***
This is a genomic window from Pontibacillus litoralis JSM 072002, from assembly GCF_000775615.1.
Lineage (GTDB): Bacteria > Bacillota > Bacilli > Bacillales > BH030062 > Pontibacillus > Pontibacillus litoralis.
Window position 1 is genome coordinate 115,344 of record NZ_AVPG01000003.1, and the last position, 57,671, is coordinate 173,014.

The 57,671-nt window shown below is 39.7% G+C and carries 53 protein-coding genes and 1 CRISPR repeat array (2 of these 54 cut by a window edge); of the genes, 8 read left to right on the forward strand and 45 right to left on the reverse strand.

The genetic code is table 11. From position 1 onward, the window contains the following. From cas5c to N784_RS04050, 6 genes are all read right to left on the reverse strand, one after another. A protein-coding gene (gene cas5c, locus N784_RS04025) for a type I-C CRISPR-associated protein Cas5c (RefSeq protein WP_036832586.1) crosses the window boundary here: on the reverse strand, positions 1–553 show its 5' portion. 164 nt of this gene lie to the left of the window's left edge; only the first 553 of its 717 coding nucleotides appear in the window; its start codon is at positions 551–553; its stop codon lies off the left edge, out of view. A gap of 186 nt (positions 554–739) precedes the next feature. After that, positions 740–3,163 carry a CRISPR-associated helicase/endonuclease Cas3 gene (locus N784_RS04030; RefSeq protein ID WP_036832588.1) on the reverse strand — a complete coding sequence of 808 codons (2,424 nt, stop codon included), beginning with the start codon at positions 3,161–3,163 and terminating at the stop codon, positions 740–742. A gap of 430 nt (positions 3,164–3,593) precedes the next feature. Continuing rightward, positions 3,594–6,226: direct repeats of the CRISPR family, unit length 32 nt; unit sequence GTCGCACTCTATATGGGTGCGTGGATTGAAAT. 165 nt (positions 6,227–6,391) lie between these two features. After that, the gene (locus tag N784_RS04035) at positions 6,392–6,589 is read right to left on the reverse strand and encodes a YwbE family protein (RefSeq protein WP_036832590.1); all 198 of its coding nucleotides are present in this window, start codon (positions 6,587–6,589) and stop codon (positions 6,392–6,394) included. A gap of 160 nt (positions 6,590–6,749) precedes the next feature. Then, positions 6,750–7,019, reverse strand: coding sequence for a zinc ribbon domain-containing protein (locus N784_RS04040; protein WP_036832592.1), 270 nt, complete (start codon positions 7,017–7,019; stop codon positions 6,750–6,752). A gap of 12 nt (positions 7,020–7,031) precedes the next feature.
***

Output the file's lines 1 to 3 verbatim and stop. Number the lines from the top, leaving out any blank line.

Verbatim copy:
This is a genomic window from Pontibacillus litoralis JSM 072002, from assembly GCF_000775615.1.
Lineage (GTDB): Bacteria > Bacillota > Bacilli > Bacillales > BH030062 > Pontibacillus > Pontibacillus litoralis.
Window position 1 is genome coordinate 115,344 of record NZ_AVPG01000003.1, and the last position, 57,671, is coordinate 173,014.